“When junior scholars or those with contingent appointments are asked to participate in such meetings by those who have power within the field — either through the control of press series or editorships, or through decision making in hiring and promotion processes — they may have little choice but to participate. This has real implications for the functioning of our field and the position of rising scholars, especially women, within it,” the statement continued.
Acknowledging that the scholars involved are free to speak with whom they wish, the women’s caucus said it was alarmed at the way these “off the record” gatherings might pose a detriment to early career scholars.
Indeed, several distraught female junior faculty reached out to seasoned scholars like Prof. Susannah Heschel, chair of the Jewish studies program at Dartmouth College.
“I got a lot of phone calls from upset colleagues,” Heschel said. “They felt the conversations posed the problem of ‘If I was invited and don’t go, will they blackball me? Will it threaten my career?’”
One female scholar who spoke to The Times of Israel on condition of anonymity out of fear of reprisals said Cohen mentored her, as did many rising female academics. In fact, she once thought of him as a feminist ally.
While she said she understands people want to talk with those whom they find interesting, she’s baffled they chose to speak with an admitted sexual harasser.
“Either people did not recognize how serious his misdeeds were, or they minimized what he did. Either scenario is not good,” she said.
Women who have experienced workplace harassment, which includes non-consensual sexual acts as well as other forms of discriminatory abuse, can suffer from negative mental and physical health, lost wages and missed job opportunities, according to advocacy organizations including the National Women’s Law Center.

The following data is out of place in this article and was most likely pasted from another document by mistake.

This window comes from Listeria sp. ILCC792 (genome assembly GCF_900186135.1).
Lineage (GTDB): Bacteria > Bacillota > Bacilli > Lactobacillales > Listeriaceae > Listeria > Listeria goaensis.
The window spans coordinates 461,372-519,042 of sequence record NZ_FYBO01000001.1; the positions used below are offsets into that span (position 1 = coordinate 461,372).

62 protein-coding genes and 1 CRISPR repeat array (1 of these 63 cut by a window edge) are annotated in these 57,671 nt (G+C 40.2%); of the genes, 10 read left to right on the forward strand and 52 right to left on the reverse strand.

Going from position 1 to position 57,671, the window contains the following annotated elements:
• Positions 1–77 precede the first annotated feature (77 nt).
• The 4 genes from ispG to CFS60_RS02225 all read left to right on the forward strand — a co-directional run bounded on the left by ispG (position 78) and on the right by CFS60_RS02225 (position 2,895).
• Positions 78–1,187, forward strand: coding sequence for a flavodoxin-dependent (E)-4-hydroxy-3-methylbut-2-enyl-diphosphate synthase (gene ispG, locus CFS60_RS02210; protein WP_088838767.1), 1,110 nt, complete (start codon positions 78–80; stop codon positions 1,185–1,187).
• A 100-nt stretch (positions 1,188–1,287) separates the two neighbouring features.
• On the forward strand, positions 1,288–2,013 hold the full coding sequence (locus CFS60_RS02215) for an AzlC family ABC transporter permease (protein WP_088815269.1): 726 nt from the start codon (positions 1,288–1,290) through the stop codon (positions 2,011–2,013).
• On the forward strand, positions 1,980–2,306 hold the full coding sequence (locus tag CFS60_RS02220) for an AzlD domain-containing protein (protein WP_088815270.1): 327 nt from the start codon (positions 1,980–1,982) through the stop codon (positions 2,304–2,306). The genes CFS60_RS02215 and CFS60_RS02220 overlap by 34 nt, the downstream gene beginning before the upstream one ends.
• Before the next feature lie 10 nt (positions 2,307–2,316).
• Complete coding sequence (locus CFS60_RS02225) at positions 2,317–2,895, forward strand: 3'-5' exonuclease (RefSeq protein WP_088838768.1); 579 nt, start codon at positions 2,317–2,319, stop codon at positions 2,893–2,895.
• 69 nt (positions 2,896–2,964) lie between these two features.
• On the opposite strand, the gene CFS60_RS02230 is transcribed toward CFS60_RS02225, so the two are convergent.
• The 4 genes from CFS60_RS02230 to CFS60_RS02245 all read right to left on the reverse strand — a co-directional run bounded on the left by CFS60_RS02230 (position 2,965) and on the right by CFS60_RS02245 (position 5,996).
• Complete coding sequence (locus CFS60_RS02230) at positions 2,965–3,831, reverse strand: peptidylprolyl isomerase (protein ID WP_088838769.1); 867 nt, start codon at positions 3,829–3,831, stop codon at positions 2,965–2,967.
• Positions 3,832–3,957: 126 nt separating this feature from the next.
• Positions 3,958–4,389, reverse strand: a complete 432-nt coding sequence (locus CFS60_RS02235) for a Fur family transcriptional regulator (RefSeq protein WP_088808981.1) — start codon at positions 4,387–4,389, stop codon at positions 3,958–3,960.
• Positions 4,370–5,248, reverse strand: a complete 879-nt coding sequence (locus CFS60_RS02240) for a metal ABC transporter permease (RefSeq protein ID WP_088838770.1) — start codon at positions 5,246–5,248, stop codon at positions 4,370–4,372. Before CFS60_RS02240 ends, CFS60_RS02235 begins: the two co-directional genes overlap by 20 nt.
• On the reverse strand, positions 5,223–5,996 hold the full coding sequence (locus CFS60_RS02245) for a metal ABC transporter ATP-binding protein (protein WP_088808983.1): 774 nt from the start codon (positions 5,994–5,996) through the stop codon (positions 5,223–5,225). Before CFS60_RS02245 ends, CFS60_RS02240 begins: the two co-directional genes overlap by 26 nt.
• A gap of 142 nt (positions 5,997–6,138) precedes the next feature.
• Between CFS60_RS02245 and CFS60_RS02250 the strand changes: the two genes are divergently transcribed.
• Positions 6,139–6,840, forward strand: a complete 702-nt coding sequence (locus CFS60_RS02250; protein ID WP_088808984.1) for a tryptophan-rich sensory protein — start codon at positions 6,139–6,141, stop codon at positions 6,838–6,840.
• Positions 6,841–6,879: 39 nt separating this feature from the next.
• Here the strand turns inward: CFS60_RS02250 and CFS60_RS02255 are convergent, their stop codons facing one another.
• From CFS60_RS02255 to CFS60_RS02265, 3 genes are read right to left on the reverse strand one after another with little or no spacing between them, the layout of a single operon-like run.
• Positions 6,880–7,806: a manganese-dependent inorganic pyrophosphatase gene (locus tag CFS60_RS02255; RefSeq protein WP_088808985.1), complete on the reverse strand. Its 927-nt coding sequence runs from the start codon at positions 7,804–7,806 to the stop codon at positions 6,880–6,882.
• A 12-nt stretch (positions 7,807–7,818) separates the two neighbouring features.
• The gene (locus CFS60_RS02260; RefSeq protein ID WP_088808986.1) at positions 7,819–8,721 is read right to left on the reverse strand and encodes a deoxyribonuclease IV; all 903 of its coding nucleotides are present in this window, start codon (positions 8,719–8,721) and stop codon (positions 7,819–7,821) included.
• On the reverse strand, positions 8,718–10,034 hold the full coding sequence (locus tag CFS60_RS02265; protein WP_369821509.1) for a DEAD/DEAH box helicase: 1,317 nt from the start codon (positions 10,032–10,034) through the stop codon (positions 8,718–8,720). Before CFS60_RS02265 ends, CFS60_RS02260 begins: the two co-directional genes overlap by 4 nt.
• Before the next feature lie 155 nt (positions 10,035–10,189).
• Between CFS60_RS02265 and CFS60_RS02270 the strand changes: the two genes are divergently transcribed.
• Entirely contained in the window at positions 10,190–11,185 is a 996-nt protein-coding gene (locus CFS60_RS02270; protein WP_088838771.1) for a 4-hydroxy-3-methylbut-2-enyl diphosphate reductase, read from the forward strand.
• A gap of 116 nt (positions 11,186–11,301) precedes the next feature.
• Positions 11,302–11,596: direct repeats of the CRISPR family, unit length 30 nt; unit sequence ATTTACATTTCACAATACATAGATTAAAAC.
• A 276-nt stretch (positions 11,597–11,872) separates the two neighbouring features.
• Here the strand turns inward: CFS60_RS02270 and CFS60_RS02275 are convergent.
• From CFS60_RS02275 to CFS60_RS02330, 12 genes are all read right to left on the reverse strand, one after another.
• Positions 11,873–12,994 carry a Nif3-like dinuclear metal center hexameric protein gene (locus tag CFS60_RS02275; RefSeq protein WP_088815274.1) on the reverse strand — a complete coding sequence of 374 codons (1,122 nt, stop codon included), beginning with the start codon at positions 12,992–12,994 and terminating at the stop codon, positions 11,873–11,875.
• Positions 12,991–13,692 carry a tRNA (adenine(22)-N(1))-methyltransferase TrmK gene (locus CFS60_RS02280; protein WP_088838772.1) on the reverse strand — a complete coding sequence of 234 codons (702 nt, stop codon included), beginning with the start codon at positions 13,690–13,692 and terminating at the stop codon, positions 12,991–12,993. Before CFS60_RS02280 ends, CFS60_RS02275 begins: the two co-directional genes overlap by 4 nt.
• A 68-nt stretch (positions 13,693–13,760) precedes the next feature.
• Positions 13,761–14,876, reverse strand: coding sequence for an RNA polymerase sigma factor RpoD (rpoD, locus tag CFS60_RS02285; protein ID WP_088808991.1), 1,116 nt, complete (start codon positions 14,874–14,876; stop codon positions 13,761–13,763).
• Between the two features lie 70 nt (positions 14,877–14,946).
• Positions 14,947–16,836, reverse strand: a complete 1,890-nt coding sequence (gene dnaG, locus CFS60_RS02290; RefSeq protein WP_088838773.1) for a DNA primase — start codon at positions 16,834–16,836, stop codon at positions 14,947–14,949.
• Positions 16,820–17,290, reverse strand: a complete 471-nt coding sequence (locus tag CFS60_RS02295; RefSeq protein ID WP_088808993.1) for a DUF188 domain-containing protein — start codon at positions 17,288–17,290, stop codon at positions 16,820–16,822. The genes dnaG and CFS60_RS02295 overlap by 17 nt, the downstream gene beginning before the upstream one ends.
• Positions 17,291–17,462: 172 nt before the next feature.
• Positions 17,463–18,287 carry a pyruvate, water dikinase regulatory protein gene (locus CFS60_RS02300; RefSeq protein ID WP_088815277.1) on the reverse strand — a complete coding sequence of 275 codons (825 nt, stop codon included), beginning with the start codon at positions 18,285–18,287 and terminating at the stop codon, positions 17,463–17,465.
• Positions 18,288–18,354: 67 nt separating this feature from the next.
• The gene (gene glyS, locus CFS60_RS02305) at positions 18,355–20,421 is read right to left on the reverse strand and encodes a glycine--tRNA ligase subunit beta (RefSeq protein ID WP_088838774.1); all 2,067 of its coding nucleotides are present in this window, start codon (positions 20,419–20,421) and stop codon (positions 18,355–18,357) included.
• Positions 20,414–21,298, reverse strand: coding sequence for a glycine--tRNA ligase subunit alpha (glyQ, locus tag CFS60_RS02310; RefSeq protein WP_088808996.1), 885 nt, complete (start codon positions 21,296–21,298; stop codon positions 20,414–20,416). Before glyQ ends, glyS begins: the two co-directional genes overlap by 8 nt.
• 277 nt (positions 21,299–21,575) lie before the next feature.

“There is the psychic burden of sexism and academia is fraught with it. I know this from being the first and only woman in my department, or being the first time a male graduate student has a female professor — they don’t know how to deal with women who outrank them,” Heschel said.
Soon after the AJSWC released its statement, the AJS executive board issued its own. While conceding that the conversations with Cohen might have been hurtful, it defended the right of its members to “engage in scholarly discussion, debate, and argument with Steven M. Cohen… These members have done so as private individuals outside the sponsored programs and activities of the AJS.”
The executive board didn’t respond to queries from The Times of Israel.
Heschel said the statement sorely missed the mark.
With so many competent scholars to choose from, the issue isn’t about academic freedom or the right to debate the issues… Why would you want to come to a table set up that serves his interests?
“To me it is disappointing by stressing that this ‘opens wounds’ rather than by emphasizing that it is another aspect of power being exerted on those asked to join these ‘private’ groups,” she said. “Additionally, with so many competent scholars to choose from, the issue isn’t about academic freedom or the right to debate the issues… Why would you want to come to a table set up that serves his interests?”
Rachel Hallote, a professor of history and coordinator of the Jewish studies program at SUNY in Purchase, New York, said she sees nothing surprising about the Cohen sessions.
“I understand the problems. This is not a Jewish academic issue. There is nothing different than any other part of the Me Too movement and should be called out,” said Hallote, who isn’t currently a member of AJS.
Looking ahead, institutions must enact concrete changes to ensure this kind of thing isn’t repeated, Ruttenberg said.
Organizations should sign a no harassment clause for conferences and other gatherings. Additionally, Ruttenberg said, organizations can consider censuring those who participate in anything that “lifts up harm.”
“There should be no neutrality. Lifting up the ideas of an unrepentant abuser sends a message that survivors don’t matter,” Ruttenberg said.